Not all of the methods Leonora offers are in my opinion good methods, and even if they were it would be reasonable to ask what is the point of offering so many. This comes back to the question of user choice: far too many programs of all kinds are written in the spirit of the One True Way, and when they tolerate different preferences from those of the programmer they may force them to be specified every time the program is used. In the case of enzyme kinetics some of the most widely used methods come into the category of bad methods, but the solution is not to forbid their use — if potential users don’t find the methods they find most natural they won’t continue to be users — but to try to persuade users that better methods exist that are just as convenient. The ideal, in my view, is not only to offer a choice, but also to offer users who don’t want to avail themselves of the choice a default method that will work well in most circumstances.

Anyone using Leonora to analyse results of research experiments will, in all likelihood, settle quite soon on one method of analysis and ignore the others. Not everyone is a resarcher, however, and for teaching the principles of data analysis there is a more obvious need for a program that will allow the use and comparison of many different methods. Leonora is intended to address this need.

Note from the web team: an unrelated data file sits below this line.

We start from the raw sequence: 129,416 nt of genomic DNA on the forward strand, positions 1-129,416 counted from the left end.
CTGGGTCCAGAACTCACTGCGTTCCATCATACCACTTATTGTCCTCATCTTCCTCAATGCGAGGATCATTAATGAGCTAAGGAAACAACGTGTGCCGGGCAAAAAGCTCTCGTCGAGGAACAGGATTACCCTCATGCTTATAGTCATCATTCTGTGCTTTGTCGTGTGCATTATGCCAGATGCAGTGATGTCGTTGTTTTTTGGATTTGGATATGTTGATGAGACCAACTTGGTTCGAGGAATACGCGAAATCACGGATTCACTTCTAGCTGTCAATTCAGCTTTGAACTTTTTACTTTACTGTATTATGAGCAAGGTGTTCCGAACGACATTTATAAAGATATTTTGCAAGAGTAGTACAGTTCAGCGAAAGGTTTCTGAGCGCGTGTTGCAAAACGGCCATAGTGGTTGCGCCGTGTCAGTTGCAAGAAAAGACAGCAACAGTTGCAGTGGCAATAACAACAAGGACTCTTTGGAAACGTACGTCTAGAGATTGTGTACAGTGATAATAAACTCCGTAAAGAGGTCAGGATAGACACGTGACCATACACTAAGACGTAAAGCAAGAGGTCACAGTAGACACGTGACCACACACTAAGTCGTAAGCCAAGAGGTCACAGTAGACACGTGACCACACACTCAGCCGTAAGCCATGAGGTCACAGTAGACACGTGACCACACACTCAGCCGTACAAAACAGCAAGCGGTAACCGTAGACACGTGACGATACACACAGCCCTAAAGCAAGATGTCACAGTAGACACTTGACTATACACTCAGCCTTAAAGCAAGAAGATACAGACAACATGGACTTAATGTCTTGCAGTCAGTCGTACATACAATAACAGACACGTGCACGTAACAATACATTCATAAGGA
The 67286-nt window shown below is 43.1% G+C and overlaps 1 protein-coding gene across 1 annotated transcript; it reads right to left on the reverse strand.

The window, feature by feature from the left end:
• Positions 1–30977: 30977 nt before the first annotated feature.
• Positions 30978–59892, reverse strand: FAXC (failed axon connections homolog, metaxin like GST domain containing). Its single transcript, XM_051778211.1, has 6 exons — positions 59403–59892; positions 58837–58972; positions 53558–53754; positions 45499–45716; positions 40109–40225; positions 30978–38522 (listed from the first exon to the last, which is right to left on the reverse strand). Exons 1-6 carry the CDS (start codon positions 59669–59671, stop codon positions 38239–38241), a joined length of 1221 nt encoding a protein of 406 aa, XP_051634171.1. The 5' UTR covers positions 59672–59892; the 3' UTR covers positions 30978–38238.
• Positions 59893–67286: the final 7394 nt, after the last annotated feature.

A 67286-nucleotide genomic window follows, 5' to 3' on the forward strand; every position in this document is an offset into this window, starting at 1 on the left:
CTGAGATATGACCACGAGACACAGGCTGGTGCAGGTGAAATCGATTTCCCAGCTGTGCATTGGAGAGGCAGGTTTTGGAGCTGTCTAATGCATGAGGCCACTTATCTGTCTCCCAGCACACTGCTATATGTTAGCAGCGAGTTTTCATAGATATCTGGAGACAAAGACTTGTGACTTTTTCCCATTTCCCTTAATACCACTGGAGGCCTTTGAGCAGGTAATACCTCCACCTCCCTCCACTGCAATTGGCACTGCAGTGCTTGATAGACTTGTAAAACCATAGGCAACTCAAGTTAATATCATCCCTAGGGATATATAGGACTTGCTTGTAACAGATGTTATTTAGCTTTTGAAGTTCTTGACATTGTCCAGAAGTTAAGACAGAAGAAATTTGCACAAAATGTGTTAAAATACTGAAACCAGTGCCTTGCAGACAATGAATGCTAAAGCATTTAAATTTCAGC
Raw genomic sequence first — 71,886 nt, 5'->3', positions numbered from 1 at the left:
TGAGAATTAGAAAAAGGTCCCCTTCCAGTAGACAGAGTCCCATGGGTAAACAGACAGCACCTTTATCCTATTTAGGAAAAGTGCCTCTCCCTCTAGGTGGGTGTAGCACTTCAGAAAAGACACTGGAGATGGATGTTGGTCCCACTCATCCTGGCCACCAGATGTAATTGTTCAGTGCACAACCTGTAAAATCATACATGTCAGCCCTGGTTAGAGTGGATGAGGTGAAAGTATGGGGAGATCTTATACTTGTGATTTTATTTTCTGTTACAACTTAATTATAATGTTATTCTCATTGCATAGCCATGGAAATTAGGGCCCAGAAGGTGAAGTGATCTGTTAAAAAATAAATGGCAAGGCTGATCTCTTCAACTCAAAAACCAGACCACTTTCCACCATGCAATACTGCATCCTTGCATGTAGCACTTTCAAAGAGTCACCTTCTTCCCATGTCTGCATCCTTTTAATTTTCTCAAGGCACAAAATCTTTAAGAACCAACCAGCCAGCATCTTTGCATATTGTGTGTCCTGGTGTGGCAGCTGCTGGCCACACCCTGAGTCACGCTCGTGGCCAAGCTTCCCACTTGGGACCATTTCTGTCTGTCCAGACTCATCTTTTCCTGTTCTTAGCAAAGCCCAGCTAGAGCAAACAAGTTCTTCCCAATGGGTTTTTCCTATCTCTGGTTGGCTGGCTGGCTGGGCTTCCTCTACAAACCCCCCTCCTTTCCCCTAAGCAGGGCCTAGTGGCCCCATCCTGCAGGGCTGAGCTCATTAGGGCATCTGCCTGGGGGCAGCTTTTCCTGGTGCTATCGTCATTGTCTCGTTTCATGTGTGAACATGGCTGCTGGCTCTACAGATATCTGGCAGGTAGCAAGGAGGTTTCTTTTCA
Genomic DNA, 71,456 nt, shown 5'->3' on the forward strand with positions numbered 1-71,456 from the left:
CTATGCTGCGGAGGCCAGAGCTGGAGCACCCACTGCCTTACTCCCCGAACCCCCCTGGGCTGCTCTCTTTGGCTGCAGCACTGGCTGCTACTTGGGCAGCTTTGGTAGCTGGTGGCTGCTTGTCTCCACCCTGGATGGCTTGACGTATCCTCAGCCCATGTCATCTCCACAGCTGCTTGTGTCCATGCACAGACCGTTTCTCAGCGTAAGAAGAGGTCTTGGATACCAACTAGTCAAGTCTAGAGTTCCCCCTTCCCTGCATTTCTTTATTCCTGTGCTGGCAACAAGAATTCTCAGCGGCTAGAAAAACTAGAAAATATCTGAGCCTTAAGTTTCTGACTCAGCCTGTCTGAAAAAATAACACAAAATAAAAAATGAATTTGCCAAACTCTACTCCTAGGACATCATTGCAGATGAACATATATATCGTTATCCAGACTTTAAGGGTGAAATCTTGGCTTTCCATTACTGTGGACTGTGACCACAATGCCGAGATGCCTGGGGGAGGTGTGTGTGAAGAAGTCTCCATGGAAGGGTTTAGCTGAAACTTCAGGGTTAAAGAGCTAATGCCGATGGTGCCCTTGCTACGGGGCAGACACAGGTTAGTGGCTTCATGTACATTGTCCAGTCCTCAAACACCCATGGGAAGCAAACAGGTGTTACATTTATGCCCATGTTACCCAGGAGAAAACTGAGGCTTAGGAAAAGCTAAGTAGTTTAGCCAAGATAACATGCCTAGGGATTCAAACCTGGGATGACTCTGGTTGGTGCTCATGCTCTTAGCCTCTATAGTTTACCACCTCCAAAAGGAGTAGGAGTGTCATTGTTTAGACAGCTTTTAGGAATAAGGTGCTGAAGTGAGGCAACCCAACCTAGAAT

I am grateful to Faculty of Sciences of the University of Chile for appointing me on two occasions to the visiting Chair set up in memory of the late Professor Hermann Niemeyer Fernández, and to the members of the Laboratory of Biochemistry in Santiago for providing me with the opportunity to do much of the work on this book there. Work on some of the methods described in the book benefitted greatly from collaborations with Robert Eisenthal and Laszlo Endrenyi, and I thank both of them for this. Finally, I thank Véronique Raphel for allowing me to use data from her doctoral thesis as the practical example around which Chapter 7 is written.